Such a sense is qualitative rather than quantitative, specific rather than general, for all that it may be built on past experience. This sense is distinct from any sort of ethical sense; it could be possessed or lacked by both virtuous and villainous politicians.
Recognition of the importance of this sense of political reality should not discourage the spirit of scientific enquiry or serve as an excuse for obscurantism.
But it should discourage the attempt to transform political action into the application of scientific principles, and government into technocratic administration.
Berlin intended his writings on political judgement as a warning to political theorists not to overreach themselves. Political theory can do much good in helping us to make sense of politics.
But political action is a practical matter, which should not, and cannot, be founded on, or dictated by, general principles established through abstract theorising.
While he acknowledged that it was impossible to think without the use of analogies and metaphors, that thought necessarily involves generalisation and comparison, he warned that it was important to be cautious, self-conscious and critical in the use of general models and analogies see b, —8.
Rationality consists of the application, not of a single technique or set of rules, but of those methods that have proven to work best in each particular field or situation.
While Berlin emphasised the place of questions about the proper ends of political action in the subject matter of political theory, he also recognised the importance of discussions of the proper means to employ, and the relationship between these and the ends at which they aim.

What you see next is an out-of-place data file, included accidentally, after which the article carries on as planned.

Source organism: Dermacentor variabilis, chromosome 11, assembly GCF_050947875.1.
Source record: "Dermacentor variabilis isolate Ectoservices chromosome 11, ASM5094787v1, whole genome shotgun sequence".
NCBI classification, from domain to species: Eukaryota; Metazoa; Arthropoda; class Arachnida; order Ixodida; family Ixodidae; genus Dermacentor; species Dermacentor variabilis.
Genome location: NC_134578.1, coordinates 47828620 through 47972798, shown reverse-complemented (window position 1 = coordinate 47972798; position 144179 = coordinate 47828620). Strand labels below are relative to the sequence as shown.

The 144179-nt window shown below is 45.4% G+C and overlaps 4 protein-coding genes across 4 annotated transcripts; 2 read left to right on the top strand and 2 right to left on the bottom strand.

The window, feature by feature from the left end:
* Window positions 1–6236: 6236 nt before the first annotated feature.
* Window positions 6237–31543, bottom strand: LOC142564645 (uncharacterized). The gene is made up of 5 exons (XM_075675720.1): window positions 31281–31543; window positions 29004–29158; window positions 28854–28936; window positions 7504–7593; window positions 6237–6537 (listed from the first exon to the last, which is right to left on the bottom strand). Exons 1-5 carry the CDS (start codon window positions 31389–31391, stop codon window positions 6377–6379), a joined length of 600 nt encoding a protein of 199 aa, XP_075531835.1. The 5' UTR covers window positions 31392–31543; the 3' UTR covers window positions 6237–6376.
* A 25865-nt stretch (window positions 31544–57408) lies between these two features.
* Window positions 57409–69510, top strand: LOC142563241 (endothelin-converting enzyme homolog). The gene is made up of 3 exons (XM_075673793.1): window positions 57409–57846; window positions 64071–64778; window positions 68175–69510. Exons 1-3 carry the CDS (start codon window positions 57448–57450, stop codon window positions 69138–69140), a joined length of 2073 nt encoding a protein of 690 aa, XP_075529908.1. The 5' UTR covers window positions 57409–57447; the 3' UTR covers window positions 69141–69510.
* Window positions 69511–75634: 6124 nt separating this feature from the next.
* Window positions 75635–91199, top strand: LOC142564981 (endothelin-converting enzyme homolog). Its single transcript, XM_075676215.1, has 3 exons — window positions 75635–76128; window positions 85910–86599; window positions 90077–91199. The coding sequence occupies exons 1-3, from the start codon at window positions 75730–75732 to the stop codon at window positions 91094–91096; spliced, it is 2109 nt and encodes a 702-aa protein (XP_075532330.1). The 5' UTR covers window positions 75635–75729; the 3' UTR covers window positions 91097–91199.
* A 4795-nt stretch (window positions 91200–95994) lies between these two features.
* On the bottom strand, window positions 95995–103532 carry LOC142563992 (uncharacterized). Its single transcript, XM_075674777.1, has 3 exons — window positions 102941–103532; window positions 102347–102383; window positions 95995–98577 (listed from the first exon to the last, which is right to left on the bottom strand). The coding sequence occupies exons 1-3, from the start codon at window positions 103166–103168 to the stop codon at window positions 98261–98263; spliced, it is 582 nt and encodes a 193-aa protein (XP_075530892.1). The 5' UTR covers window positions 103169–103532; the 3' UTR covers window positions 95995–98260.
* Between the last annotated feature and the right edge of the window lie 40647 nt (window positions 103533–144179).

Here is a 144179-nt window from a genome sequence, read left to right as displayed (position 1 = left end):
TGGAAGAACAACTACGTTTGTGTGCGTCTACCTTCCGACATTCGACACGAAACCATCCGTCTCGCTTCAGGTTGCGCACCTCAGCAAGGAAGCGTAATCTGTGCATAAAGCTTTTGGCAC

Berlin did not treat this question — the question of political ethics — directly in his work; nor did he offer simple or confident answers to the perennial questions of the morality of political action.
Nevertheless, he did advance some theses about this branch of morality; and these were among his most heartfelt pronouncements. To this he added a caution evocative as much of Max Weber as of Herzen about the unpredictability of the future.
This led him, on the one hand, to stress the need for caution and moderation; and, on the other, to insist that uncertainty is inescapable, so that all action, however carefully undertaken, involves the risk of error, and of disastrous, or at least unexpected and troubling, consequences.
Berlin often noted the dangers of utopianism, and stressed the need for a measure of political pragmatism. Carr, George Kennan or Henry Kissinger.
Berlin did indeed seek to warn against the dangers of idealism, and to chasten it, in order to save it from itself and better defend it against cynicism.
He also saw this sort of cynical, brutal realism as a powerful political force in the world b, —4; see also Cherniss , 67—87, —21, and Cherniss Indeed, the problem of the relationship between ends and means runs through his writings.
Characteristically, he warned against both an insistence on total political purity — for, when values conflict and consequences are often unexpected, purity is an impossible ideal — and a disregard for the ethical niceties of political means.